September is National Whole Grains month, so we thought it would be appropriate to wrap it up with a roundup of 10 of the hottest grains we’ve been seeing a lot of lately. We also included an awesome recipe for each grain so you have no reason to not try ‘em out!
You may have been seeing signs or hearing rumblings of sprouted grains - on television, on food packaging, from friends or online. What's the big deal, and what are sprouted grains, anyway?
According to Dr. Stephen Taylor, no one knows the exact answer to why the prevalence of food allergies is increasing. He doubts any experts would hypothesize that chemicals used in food production play a role in the prevalence of food allergies. He explains other theories that seem much more plausible, but have not been proven, like cleanliness, c-section births and avoidance of specific foods.
A recent blog post mentioned that a common wheat harvest protocol in the United States is to drench the wheat fields with Roundup® several days before the combine harvesters work through the fields as the practice allows for an earlier, easier and bigger harvest. Best Food Facts wanted to know if this practice is really happening, and if so, why? Does this mean wheat is toxic?
To answer this question, we reached out to Brett Carver, PhD, Wheat Breeding & Genetics, Regents Professor and Wheat Genetics Chair in Agriculture, Oklahoma State University; Angela Post, PhD, Weed Science Extension, Assistant Professor, Oklahoma State University; and Jeff Edwards, PhD, Small Grains Extension, Warth Distinguished Professor of Agronomy, Oklahoma State University.
Did you know that American farmers produced nearly 1.8 billion pounds of green beans and 9 million barrels of cranberries in 2013? The USDA gives us a look at Thanksgiving by the numbers.
Are you trying to avoid processed foods? Carolyn O'Neil, MS, RD, explains why the term 'processed' doesn't necessarily mean 'unhealthy.'
Gluten-free diets can be beneficial for some people - but are they right for everyone? Experts say those who are gluten-sensitive or with Celiac disease should avoid gluten, but otherwise, evidence does not support avoiding gluten for a healthier lifestyle.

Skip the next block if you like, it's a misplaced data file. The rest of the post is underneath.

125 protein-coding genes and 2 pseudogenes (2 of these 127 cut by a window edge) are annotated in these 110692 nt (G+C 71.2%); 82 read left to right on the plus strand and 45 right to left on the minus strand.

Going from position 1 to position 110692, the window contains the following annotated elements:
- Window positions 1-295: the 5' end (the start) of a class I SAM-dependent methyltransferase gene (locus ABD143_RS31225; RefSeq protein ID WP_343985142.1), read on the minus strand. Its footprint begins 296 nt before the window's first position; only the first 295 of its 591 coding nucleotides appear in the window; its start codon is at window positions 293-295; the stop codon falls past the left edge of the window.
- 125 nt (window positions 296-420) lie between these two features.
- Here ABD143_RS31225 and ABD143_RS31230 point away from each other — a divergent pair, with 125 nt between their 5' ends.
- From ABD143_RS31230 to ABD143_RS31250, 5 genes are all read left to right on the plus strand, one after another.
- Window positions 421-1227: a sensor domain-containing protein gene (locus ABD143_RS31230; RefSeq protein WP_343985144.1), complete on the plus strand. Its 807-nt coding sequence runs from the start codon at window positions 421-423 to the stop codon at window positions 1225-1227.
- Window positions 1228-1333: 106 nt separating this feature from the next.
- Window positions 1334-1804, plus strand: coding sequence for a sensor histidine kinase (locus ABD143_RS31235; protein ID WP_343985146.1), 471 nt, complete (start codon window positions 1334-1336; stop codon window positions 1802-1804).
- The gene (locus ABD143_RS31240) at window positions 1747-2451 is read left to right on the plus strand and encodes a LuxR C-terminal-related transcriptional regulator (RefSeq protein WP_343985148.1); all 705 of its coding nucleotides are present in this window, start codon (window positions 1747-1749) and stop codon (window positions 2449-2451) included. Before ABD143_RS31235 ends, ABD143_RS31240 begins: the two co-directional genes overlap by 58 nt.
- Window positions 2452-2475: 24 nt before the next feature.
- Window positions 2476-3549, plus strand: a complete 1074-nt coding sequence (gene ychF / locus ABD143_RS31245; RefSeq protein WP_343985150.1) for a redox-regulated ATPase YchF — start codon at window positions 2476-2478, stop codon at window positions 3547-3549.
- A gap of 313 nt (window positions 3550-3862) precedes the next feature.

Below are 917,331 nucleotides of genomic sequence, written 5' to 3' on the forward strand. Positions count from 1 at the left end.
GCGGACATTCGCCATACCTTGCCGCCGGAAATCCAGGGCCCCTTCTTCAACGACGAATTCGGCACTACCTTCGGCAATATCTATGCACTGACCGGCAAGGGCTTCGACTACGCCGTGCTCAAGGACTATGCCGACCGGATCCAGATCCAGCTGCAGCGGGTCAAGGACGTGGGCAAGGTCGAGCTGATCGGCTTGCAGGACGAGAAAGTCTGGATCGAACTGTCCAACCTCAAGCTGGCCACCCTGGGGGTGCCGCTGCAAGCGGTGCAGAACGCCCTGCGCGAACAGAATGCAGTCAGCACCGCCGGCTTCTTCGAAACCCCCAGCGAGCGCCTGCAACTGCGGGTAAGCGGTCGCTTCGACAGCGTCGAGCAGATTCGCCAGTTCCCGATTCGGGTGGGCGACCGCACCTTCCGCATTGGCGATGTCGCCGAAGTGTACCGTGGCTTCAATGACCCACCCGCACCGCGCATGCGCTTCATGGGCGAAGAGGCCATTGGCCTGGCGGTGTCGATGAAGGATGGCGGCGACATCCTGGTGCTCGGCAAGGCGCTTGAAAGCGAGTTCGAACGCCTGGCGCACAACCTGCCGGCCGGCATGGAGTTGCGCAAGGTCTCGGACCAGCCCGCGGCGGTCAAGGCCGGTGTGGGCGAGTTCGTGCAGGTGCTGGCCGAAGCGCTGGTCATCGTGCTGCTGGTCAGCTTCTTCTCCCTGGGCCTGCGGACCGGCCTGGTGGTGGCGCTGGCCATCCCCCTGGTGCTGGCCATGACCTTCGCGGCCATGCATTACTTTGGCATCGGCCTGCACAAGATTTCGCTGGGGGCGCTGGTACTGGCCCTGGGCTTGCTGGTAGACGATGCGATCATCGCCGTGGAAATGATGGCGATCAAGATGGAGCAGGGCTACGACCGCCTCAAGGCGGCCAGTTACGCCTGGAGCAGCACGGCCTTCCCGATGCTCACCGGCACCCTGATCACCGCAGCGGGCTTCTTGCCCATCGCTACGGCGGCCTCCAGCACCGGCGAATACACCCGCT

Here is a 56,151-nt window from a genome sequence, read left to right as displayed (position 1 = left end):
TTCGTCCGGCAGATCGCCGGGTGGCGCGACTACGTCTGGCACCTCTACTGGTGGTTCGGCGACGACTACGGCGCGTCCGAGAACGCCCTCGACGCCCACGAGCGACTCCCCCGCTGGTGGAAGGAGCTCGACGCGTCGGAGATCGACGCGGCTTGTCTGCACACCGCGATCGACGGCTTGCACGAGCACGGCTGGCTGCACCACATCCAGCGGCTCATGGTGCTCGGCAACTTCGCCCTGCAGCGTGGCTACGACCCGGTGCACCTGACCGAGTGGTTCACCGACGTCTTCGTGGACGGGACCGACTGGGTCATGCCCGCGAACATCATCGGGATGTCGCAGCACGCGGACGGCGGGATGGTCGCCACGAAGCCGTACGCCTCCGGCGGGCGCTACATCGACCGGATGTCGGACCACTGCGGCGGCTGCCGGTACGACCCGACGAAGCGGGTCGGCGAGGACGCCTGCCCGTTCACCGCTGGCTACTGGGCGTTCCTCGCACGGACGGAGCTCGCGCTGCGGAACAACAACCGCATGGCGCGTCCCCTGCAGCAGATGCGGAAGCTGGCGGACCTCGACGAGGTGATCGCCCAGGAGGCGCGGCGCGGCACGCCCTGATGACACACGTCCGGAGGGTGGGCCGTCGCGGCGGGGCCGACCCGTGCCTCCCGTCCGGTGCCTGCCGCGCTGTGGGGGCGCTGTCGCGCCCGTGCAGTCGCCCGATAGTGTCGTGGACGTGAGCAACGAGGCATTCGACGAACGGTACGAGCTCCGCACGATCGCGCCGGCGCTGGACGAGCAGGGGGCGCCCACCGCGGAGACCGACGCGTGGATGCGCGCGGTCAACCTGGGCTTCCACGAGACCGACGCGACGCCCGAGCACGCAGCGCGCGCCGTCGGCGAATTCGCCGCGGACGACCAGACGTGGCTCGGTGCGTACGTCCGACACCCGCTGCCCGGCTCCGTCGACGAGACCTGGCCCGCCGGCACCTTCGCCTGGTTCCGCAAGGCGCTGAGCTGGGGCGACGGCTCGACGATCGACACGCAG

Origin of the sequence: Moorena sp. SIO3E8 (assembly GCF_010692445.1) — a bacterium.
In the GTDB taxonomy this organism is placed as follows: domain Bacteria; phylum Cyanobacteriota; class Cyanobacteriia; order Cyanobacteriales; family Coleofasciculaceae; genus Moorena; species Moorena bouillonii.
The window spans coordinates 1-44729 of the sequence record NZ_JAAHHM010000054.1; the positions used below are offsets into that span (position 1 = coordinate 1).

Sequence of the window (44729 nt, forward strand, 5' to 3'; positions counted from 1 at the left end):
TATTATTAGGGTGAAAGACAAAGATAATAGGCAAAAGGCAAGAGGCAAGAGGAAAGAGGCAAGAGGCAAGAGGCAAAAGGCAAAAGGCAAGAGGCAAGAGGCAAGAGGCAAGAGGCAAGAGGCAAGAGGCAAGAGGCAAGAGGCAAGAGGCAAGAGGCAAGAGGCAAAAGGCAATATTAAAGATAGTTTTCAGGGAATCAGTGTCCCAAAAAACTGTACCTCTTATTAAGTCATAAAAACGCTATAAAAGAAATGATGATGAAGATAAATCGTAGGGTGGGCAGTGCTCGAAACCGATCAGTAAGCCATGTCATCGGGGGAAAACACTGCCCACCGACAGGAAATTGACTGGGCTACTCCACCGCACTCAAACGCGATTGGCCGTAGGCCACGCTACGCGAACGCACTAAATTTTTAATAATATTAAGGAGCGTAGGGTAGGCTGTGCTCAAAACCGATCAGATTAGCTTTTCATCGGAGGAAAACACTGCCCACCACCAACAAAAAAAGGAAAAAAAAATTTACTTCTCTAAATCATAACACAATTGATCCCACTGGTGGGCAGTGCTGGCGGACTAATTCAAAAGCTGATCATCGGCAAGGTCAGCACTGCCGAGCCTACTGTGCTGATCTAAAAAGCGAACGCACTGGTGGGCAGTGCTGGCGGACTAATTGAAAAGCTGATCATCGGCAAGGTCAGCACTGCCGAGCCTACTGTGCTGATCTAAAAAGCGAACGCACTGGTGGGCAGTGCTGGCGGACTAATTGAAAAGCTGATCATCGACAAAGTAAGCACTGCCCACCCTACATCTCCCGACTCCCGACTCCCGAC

Take your taste buds on a no-passport-required journey with whole grain teff. The tiny, yet mighty, North African cereal grain is gluten-free, an excellent source of vitamin C and rich in fiber, protein and calcium.
There’s a whole lot of confusion about whole grains. A battle over the breadbasket rages as advocates and experts take sides – either for or against the grain.
There's no shortage of information about celiac disease, and that presents challenges for anyone wanting to know more about how it impacts diet and health. Best Food Facts has compiled information from the experts to help you navigate the topic of gluten.
Don’t let fear of pesticide residues keep you from enjoying the bounty of the season. All fruits and vegetables are good, regardless of whether the label reads organic or conventional.
Celiac? Gliadin? Gluten? These terms can get confusing, especially for those with gluten intolerance or Celiac disease. Best Food Facts reached out to Pam Cureton, RD, LDN, a Dietitian with the Center for Celiac Research at Massachusetts General Hospital, about the term gliadin.
Sheila Johnson, the mastermind behind the blog Eat 2gather, has a passion for food that reaches far beyond cooking and eating.
Confused about bread? Gluten-free dieting has become increasingly popular and much has been made recently about certain bread ingredients. We went to a pair of registered dietitians for some common sense advice. Jen Haugen blogs as the “Down to Earth Dietitian” and Anne Cundiff is a personal nutrition trainer and an in-store dietitian with Hy-Vee.
General Mills, the maker of Cheerios, recently announced it was making the iconic cereal brand GMO-free. Naturally, an announcement like this creates questions in the minds of consumers, and Best Food Facts is here to help consumers understand just what this change means to their families.